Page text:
US companies warned against mandatory vaccine for staff

Corporate America’s desire for mandate conflicts with deep suspicion among workers

US companies risk a backlash if they insist that staff be vaccinated against Covid-19 before returning to the workplace.

US companies risk a backlash if they insist that staff be vaccinated against Covid-19 before returning to the workplace.


US companies risk a backlash if they insist that staff be vaccinated against Covid-19 before returning to the workplace, according to corporate advisers who warn that employers’ desire to mandate vaccination will clash with deep concerns among many employees.

A straw poll of the leaders of some of America’s largest companies last week found strong support for vaccine mandates, with 71 per cent of the 150 chief executives at a Yale School of Management summit saying that vaccination should be required at work.


Similarly, the Society for Human Resource Management reported on Friday that 61 per cent of its members plan to “encourage” employees to get the vaccine and 38 per cent see vaccination as “very necessary” for their organisation’s sustainability.

But a CNBC/SurveyMonkey poll of more than 9,000 US workers showed more wariness among employees, with 41 per cent saying they oppose requirements that everyone at their workplaces be vaccinated before they can return to work in person, including a quarter who say they “strongly” reject the idea.

“I’d be counselling against everybody assuming a mandatory vaccine at work is appropriate,” David Nabarro, a special envoy to the World Health Organisation’s director-general on Covid-19, told the Financial Times. Companies had “a very important role” to play in encouraging widespread vaccination, but should do so through transparent discussions with workers, he said.

Forcing employees to be vaccinated was “a Venus fly trap for business,” warned Richard Edelman, CEO of Edelman, the world’s largest public relations firm. Rather than risk an employee backlash, he said, companies should be trying to inform and persuade them about the benefits of vaccination.

In guidance issued to its clients last week, the law firm Gibson Dunn wrote that employers might hope to stay on the sidelines of the “vaccine wars” but were likely to find themselves on the front lines, “caught between public health imperatives, liability fears, and a restive workforce.”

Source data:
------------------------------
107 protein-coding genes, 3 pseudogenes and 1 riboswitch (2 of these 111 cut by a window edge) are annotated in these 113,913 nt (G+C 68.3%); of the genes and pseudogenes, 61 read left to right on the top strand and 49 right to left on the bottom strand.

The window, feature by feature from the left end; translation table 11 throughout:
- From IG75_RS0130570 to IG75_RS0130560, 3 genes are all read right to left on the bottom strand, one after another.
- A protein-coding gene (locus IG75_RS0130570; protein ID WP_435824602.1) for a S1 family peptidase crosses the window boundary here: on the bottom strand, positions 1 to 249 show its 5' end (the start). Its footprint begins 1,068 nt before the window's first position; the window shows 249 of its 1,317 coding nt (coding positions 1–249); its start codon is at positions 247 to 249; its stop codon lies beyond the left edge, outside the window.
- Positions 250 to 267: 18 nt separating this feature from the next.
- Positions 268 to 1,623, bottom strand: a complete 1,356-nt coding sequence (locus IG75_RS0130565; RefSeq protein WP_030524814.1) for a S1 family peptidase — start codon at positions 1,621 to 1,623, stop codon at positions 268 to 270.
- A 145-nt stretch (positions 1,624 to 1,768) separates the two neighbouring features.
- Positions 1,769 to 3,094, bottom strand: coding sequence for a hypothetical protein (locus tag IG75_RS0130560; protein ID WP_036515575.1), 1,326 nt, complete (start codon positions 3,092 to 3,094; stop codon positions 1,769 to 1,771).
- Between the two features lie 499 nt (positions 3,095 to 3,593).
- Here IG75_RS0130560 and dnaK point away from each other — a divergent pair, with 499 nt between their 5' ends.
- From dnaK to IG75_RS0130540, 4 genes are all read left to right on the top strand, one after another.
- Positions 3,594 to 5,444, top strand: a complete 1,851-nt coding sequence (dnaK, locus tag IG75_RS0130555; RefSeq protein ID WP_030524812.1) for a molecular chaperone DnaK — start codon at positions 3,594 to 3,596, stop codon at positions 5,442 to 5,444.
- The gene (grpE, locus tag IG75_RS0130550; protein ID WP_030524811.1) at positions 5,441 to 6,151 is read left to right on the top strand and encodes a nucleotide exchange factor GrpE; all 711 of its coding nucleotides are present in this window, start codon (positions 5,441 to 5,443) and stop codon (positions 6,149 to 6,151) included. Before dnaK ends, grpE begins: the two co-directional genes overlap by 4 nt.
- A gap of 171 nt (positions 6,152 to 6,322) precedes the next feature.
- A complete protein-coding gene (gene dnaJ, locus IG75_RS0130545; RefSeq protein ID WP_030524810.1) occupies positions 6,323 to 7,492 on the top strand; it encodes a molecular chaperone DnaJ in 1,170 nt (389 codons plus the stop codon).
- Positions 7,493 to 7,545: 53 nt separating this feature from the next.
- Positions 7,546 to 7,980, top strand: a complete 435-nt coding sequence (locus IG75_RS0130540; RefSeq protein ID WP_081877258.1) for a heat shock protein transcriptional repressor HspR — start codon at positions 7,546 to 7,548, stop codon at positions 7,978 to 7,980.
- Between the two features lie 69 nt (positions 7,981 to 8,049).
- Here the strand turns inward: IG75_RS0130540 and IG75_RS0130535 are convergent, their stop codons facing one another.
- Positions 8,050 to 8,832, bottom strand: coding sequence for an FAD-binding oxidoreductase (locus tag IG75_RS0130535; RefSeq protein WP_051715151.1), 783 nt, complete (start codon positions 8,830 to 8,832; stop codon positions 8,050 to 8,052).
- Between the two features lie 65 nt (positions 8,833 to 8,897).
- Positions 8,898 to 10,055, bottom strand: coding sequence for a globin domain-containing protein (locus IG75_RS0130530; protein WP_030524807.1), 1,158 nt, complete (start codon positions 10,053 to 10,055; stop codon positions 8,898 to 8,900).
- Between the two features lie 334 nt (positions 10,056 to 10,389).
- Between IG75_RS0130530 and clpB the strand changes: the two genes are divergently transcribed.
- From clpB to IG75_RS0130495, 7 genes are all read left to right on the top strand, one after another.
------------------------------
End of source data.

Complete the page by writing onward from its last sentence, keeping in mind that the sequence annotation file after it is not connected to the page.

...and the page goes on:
Other employment lawyers said clients had expressed concern about possible compensation claims from employees who experience severe side effects.


The federal Equal Employment Opportunity Commission last week clarified that companies could bar employees from workplaces if they refuse to be vaccinated, subject to religious and medical exemptions.

But with vaccination not mandated at the federal or state level, and with some states forbidding companies from insisting that employees be vaccinated, the decision has been largely left to employers. That has left them “walking a tightrope” between supporting their business and supporting their employees, said Lisa Frydenlund, a human resources adviser at SHRM.

Ms Frydenlund said she had talked to one company which was considering offering employees another $1 per hour if they agreed to be vaccinated, “but that in itself can get a little tricky so I think legal counsel will be busy over the next few months.”

“My personal belief has always been that in public health you get the best results in building trusting relationships with [THE]public, and that compelling people to behave in a particular way is generally not a good idea,” said Dr Nabarro. “That’s particularly important right at this time because there’s an uncertainty about these vaccines in the minds of a lot of people.”


Polling last month by the Employee Benefit Research Institute and Greenwald Research found that nearly a quarter of US employees said they would definitely not get a Covid-19 vaccine, and studies by the Pew Research Center have shown stronger levels of scepticism among Republicans and African-Americans.

Laura Boudreau, an assistant professor of business and economics at Columbia Business School, said large companies had faced public scrutiny of their treatment of employees throughout the pandemic and should think carefully about whether mandates are needed.

“In highly packed environments like factories where we know this virus is going to spread, this is very likely going to need to be mandatory, but that’s not the case for all workforces,” she said.

“For office-based businesses that have transitioned nearly entirely to remote workplaces it’s not so obvious that a mandatory vaccine policy is going to be the best policy.” – Copyright The Financial Times Limited 2020